Agri-waste to get a new lease of life

Waste created by the brewing industry and agriculture could be used to create valuable ingredients for the food and pharmaceutical industries.

European beer brewers produce some 3.4 million tonnes of barley husks every year, while leaf cuttings and stalks from vegetables add up to another million tonnes.

Currently these products are treated as waste and tend to be either dumped in landfill or sent for incineration.

But now a pan-European project, led by the UK Institute of Food Research, is looking at more productive uses for the agricultural by-products.

The three-year Reducing Food Processing Waste (REPRO) research project will investigate how valuable chemicals can be extracted from the waste and put to good use.

The stalks, leaves and husks are rich in nutrients, phytochemicals and biopolymers which, the researchers believe, could be put to good use in food supplements, animal fodder and fertilisers and by the food processing, cosmetics and pharmaceutical industries wanting to label their products as using natural ingredients.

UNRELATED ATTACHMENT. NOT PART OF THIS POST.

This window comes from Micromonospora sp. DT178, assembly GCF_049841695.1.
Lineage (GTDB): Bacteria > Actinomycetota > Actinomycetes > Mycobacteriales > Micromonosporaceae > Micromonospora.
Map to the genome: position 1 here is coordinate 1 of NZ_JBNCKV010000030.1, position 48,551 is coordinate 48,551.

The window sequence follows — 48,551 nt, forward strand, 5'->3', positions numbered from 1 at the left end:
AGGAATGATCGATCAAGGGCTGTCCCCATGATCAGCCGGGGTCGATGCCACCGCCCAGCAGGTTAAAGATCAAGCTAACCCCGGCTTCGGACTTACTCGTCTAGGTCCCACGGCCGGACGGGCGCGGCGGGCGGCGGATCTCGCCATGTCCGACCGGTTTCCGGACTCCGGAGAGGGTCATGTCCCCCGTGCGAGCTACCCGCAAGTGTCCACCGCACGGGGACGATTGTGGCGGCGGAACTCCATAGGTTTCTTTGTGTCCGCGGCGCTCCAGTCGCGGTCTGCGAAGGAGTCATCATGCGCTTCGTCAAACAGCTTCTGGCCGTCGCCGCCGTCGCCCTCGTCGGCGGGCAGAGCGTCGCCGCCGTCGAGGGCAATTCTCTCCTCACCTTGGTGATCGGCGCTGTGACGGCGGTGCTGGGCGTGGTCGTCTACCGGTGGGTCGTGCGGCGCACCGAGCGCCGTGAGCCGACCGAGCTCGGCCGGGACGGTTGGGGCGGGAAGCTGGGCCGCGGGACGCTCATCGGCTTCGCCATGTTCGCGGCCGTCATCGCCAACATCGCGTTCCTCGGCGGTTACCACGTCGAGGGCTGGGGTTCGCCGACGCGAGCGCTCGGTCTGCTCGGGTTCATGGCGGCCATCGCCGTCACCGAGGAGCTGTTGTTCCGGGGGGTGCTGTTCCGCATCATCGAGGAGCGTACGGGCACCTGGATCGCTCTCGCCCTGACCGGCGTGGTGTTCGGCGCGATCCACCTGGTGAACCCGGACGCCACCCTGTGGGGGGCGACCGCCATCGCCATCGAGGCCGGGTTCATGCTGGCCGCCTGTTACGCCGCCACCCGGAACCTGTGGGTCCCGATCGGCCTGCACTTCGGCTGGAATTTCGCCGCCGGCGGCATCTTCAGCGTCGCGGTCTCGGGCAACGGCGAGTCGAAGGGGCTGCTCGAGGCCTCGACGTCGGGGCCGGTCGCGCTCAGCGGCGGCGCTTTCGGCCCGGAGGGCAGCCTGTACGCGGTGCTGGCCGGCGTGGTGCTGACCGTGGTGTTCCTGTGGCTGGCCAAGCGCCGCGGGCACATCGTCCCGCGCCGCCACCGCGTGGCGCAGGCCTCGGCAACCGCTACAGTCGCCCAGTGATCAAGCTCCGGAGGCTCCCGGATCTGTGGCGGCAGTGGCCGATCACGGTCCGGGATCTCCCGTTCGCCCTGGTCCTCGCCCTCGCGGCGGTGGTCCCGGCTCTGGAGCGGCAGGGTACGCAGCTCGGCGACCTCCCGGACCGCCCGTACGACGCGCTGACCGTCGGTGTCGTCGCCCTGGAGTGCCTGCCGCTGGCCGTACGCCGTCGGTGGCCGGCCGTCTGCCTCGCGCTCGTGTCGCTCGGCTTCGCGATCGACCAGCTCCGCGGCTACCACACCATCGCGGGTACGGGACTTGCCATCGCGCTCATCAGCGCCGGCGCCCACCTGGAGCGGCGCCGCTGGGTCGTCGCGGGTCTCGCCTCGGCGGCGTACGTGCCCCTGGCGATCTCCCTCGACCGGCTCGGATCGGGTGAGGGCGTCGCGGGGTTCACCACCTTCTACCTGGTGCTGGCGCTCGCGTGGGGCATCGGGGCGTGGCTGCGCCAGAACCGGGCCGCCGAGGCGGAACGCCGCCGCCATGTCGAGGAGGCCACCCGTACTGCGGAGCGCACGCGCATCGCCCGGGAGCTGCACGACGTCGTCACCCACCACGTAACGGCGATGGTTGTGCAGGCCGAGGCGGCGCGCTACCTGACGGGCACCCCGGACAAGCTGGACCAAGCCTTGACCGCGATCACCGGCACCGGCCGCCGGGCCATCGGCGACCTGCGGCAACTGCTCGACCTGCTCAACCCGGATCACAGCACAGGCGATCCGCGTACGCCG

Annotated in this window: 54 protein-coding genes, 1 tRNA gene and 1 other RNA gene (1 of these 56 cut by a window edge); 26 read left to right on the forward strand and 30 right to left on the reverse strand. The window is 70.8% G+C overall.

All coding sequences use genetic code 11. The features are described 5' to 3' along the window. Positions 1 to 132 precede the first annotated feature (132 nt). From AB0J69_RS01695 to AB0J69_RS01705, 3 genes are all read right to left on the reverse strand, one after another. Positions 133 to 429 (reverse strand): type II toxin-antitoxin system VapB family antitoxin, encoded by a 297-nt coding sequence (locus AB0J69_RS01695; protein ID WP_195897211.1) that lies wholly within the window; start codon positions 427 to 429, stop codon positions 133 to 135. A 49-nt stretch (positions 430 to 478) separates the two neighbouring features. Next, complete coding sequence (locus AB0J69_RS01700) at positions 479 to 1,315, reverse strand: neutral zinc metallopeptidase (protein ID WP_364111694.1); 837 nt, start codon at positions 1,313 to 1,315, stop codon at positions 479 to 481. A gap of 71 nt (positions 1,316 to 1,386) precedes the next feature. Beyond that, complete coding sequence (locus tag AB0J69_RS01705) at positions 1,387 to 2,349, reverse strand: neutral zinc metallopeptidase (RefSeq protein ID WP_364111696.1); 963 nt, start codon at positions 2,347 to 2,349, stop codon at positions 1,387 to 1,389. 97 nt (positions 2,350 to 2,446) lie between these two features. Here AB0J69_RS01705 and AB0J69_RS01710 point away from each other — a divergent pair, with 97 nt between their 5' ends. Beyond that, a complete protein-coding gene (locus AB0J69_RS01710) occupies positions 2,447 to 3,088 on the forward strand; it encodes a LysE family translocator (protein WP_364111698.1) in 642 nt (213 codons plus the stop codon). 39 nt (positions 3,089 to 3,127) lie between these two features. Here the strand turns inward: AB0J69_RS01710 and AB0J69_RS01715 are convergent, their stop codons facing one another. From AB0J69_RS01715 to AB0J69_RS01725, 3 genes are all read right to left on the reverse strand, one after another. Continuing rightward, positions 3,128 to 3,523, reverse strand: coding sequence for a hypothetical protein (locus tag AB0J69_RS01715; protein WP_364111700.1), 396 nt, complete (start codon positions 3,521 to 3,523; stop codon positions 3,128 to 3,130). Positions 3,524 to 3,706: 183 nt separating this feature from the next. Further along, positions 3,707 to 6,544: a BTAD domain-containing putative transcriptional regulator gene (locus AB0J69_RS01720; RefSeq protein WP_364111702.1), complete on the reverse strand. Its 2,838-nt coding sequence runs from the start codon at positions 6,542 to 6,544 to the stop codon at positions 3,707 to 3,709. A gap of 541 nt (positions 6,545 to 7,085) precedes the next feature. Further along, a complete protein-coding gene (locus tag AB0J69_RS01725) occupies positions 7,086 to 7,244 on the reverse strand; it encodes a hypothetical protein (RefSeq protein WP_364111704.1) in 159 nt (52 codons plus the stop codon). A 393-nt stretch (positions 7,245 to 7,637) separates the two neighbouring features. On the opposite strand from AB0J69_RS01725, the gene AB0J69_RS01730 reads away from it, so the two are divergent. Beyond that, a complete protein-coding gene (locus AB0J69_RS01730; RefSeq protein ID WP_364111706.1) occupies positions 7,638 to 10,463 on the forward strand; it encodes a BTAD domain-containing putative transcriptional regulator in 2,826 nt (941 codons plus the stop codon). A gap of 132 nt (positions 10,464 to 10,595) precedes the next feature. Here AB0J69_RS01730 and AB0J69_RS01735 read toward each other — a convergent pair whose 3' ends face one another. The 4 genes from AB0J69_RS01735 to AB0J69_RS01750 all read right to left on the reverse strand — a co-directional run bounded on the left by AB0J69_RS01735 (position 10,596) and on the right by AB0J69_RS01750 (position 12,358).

As well as transforming an unwanted by-product into a valuable commodity, the project will relieve pressure from both increasingly ethical consumers and legislation on food processors to reduce the quantity of waste sent to landfill.

Speaking to edie Dr Sian Astley, European communications manager for the Institute of Food Research said: "Very soon there will be a legal requirement to dispose of this waste properly, landfill will no longer be an option.

"What we have at the moment is vegetable waste on an industrial scale and that is not particularly environmentally friendly as it rots.

"At the moment a lot of valuable resources and nutrients are going to waste.

"We've all heard of the vitamin C in potato skins, for example, and there are a huge number of other chemicals that are of use to us in this waste.

"The aim of the project will be to extract everything of value and leave an environmentally-neutral substance."

The project, led by Dr Keith Waldron, is funded by the European Commission and the results will be made available to consumers and industry.

By Sam Bond


agriculture | food


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